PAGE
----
By Laura Szymanki, GSA Science Policy Fellow
District visits, visits to members of Congress’ local office, are an opportunity for scientists to integrate themselves in the political process without having to travel to Washington, D.C. Meeting with members of Congress is a great way to become engaged in science policy by building a relationship with the member and their staff so that when a science-related issue comes up they have an existing connection and resource to ask for input on that topic.
Following GSA’s Northeastern Section Meeting in Portland, Maine, Science Policy Fellow Laura Szymanski led a group of GSA members- Don Siegel, Steve Pollock, Ryan Gordon, Mark Jordan, and Andy Reeve – in district visits to the offices of Rep. Pingree (D-ME), Sen. Collins (R-ME), and Sen. King (I-ME).
These meetings occurred when members of Congress were not in session in Washington, D.C. and back in their home state district offices for a district work period. While we unfortunately did not have the opportunity to meet with the members of Congress, we did meet with their staffers, which is the norm, who then relay all information discussed to the member and if appropriate the member’s D.C. office staff.
At these meetings, GSA members discussed their research, including ocean modeling, groundwater hydrology, and geologic mapping, and highlighted the importance of federal funding for scientific research. As these meetings took place shortly after the release of the President’s budget request and two of the members are on Appropriation committees, the main ask was for support of geoscience funding. To support the conversation, the group used GSA’s position statement on Public Investment in Earth Science Research.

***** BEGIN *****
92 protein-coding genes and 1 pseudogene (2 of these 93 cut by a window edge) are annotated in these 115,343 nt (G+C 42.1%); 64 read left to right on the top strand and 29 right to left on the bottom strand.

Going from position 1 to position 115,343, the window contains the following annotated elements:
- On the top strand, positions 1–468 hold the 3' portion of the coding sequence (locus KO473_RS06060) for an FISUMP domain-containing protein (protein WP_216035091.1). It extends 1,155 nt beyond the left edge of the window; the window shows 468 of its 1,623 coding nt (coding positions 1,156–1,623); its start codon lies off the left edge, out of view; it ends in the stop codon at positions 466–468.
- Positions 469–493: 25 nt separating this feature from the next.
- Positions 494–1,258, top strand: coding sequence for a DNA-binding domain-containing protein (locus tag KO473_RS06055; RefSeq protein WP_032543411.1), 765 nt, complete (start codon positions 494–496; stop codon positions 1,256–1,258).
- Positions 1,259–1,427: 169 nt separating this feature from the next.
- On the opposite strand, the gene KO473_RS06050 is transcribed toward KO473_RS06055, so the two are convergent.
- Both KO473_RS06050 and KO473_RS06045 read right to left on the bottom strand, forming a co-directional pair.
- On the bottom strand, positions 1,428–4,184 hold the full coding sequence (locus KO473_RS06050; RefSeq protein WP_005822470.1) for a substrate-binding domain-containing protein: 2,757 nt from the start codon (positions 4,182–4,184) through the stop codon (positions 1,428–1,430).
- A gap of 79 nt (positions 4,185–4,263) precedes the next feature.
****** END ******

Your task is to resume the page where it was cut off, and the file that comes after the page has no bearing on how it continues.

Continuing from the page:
Don Siegel, GSA’s President-Elect, has participated in congressional visits on Capitol Hill and in local offices. Says Siegel, “I found visiting Maine congressional offices during NE GSA in Portland very interesting, indeed, and congressional staff appreciated us getting to the “ask” quickly so we could discuss content and science.”
Rep. Pingree’s staffer discussed Pingree’s sustainable agriculture priorities and asked questions concerning water resources related to Maine aquifers. The staffer for Sen. Collins discussed residential wells and upcoming legislation to address state funding and education concerning well contamination.
Following the visits, Andy Reeve said, “Meeting with the congressional staffers was a rewarding experience that underscored the importance of voicing my concerns and offering my expertise to decision makers. The staff for the senators and representatives that we met with seemed open to our concerns and interested in our opinions. Participating in these meetings made me less cynical about political activism and the potential to instill change from within our political system.”
During the meeting, some of the staffers asked specific questions that required attendees to conduct some research prior to providing a response, such as specifics on how much NSF, NOAA, and USDA funding their institutions received and water quality and quantity statistics related to a specific aquifer. Following the meeting and determining the answers to these questions, the GSA members then followed up by emailing the staffers and thanking them for taking the meeting, briefly restated their ask, and answering the staffer’s questions that arose during the meeting.
Science policy updates are available on GSA’s website, as well as further information on how to have successful district visits. The GSA’s Washington, D.C. based policy staff is also available to help coordinate and support district visits and can be reached by email. GSA also participates in an annual event, Geoscience Congressional Visit Day, where scientists travel to D.C. to meet with their members of Congress and advocate for geoscience research.